The 32nd Day of Riesling

“Rieslings were the first wines I ever loved,” the wife said as she was pouring the wine into the glasses. There followed a story about bottles of terrible wines that she and her friends pretended to like at university until this one night, in the Rheingau, when she went to a tasting of Rieslings. Rieslings became for her the wine by which all others had to be measured. Whilst my path to Riesling love may have been different, I feel much the same, and we routinely buy Rieslings when we want a white wine for holiday dinners or special celebrations. I think for most people that is the highest compliment you can give.

If you’ve missed it, we didn’t just end the month of July, but the “31 Days of Riesling.” In a fit of generosity, we’ve decided to extend that by a day and offer you a 32nd day of Riesling. To end this summer’s celebration of Riesling in style, we’re going to profile an exceptional wine, Tonschiefer Dry Slate Riesling 2012 from Weingut Dönnhoff.

By Jacquesverlaeken (Own work) [CC-BY-SA-3.0 (http://creativecommons.org/licenses/by-sa/3.0)], via Wikimedia Commons

By Jacquesverlaeken (Own work) [CC-BY-SA-3.0 (http://creativecommons.org/licenses/by-sa/3.0)%5D, via Wikimedia Commons

Weingut Dönnhoff is in the Nahe, and if you are not that familiar with German wine regions, you may not recognise the name. The region takes its name from the Nahe, a tributary of the Rhine. It may be one of the smaller German wine regions, but the range of soil types and the quality of those soils for wine-growing are exceptional. The Dönnhoff family grows vines on nine sites across 25 hectares of Erste Lage, or Grand Cru, vineyards.

Oberhäuser Leistenberg — Near Oberhausen, in a small side valley of the Nahe, and the oldest vineyard held by the family. The slopes are steep and the soils are decomposed grey slate.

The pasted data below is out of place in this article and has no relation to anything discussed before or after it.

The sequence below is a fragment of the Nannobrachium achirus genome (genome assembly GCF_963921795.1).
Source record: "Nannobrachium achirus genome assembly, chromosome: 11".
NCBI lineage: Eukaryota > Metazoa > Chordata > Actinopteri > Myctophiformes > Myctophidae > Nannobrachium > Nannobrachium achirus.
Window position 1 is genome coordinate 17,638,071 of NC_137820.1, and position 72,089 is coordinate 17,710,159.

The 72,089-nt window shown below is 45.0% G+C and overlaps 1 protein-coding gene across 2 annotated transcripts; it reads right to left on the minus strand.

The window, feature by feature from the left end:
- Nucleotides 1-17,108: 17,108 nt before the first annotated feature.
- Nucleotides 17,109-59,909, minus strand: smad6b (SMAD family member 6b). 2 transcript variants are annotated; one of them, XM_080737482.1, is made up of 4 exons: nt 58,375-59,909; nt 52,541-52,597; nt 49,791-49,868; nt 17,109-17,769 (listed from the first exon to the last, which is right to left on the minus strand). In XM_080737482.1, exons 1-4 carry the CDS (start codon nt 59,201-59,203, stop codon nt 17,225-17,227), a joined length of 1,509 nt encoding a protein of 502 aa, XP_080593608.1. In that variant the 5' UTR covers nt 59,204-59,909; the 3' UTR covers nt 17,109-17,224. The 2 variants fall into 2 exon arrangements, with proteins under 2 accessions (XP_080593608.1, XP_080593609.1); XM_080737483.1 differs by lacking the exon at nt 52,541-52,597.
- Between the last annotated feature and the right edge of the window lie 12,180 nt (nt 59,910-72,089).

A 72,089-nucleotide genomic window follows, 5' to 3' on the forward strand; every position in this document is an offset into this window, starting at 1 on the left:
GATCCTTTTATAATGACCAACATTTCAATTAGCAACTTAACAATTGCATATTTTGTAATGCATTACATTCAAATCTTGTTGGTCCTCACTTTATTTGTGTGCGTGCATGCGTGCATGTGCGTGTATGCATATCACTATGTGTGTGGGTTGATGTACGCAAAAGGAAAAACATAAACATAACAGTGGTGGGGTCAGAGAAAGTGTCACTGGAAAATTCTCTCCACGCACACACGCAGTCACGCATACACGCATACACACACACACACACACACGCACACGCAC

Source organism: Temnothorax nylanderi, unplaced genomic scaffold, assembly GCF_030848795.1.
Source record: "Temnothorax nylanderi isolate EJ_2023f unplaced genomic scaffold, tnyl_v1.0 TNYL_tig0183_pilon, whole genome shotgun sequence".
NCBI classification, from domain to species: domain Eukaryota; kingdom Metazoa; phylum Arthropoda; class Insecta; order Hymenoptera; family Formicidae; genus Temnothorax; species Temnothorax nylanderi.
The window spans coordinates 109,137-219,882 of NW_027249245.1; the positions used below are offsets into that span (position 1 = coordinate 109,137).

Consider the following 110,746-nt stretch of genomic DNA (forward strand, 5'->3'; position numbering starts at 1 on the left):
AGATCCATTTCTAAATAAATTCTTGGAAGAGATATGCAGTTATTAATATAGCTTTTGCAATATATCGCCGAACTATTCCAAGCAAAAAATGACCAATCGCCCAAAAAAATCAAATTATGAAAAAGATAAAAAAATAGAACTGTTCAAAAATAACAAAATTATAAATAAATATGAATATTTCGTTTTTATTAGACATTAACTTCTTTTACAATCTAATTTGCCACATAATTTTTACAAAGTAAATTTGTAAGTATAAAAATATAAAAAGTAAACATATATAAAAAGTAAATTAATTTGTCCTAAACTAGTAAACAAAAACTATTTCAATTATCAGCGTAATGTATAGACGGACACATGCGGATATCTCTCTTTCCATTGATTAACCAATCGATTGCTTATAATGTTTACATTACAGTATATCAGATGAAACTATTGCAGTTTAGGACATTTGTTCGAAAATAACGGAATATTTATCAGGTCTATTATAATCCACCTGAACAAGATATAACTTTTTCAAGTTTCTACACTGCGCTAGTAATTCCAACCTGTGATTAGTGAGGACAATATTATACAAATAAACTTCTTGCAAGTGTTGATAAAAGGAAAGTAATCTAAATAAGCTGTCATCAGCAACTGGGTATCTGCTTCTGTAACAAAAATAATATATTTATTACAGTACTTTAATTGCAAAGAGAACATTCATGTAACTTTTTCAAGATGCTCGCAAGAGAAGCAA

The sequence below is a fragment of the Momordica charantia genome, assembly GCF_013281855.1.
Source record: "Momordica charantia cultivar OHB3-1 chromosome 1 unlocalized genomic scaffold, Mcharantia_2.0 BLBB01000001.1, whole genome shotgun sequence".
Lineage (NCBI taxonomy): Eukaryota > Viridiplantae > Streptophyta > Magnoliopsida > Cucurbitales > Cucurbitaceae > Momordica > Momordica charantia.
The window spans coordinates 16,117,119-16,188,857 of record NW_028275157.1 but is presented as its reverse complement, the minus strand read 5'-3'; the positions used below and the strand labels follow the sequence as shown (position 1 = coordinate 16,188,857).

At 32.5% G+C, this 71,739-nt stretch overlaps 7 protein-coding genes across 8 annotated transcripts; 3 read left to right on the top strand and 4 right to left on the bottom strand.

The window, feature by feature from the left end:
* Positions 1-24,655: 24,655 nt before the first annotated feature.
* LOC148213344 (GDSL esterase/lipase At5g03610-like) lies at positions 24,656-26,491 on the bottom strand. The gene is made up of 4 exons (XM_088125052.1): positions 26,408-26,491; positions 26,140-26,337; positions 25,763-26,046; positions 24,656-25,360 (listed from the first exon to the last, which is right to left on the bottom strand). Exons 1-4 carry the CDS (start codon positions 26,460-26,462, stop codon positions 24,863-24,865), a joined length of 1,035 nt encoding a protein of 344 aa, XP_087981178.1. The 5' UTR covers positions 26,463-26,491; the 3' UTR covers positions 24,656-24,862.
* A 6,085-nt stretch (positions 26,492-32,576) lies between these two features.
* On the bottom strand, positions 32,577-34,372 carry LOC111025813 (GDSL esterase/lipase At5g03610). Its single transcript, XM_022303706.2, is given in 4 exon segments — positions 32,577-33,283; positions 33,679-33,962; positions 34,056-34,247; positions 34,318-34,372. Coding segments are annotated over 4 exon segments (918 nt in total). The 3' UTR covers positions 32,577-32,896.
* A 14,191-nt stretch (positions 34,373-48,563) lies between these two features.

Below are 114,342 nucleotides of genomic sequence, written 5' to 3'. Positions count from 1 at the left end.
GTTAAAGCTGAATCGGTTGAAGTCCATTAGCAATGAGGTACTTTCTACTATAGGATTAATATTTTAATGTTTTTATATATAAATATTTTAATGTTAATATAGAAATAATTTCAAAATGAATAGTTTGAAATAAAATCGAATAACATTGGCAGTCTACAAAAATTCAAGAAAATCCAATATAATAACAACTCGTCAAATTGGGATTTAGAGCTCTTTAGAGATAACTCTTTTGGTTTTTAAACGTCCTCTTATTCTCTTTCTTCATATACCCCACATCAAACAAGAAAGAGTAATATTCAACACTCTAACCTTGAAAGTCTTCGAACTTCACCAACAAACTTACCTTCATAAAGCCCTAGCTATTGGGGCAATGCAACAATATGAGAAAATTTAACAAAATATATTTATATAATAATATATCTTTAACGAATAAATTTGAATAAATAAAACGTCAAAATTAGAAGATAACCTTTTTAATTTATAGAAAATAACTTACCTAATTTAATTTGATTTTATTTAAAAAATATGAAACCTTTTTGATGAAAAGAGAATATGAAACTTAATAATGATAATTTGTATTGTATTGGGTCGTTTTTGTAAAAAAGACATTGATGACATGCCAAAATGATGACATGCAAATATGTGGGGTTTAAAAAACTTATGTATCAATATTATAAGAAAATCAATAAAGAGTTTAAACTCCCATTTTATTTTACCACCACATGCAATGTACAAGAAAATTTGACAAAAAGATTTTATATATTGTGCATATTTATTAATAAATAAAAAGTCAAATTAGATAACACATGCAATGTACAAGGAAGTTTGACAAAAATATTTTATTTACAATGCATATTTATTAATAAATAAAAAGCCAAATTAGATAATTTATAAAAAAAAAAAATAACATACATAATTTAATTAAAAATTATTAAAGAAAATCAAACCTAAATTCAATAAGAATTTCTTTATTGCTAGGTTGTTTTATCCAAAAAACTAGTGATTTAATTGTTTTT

Oberhäuser Brücke — Also near Oberhausen, and not just the smallest Dönnhoff vineyard, but the smallest vineyard in the Nahe region. It’s across from a bridge (hence the name, which means “bridge” in German), and a microclimate created by how close it is to the river. The soil is grey slate bedrock with a layer of loess loam.

Schlossböckelheimer Felsenberg  – Near Schlossböckelheim and on a steep southern slope. The soil is a  weathered volcanic porphyry soil

Niederhäuser Hermannshöhle – Near Niederhausen, and often called the best site in the whole of the Nahe. The soil is a blackest grey slate mixed with extrusive igneous rock, porphyry, and limestone.

Norheimer Dellchen – Near Norheim, on steep cliffs that rise from the river banks and terraced with stone walls. The soil is mainly slate mixed with stony precipitate sedimentary rock.

Norheimer Kirscheck – Near Norheim, on a soil composed mainly of grey slate mixed with sandstone.

Kreuznacher Krötenpfuhl — Near Bad Kreuznach, on a loess loam soil with lots of small quartzite pebbles that warm up in the sun and hold the heat.

Kreuznacher Kahlenberg – Near Bad Kreuznach with a gravelly loam soil.

Roxheimer Höllenpfad  – Near Roxheim, on a steeply sloping vineyard in a small side valley on weathered red sandstone.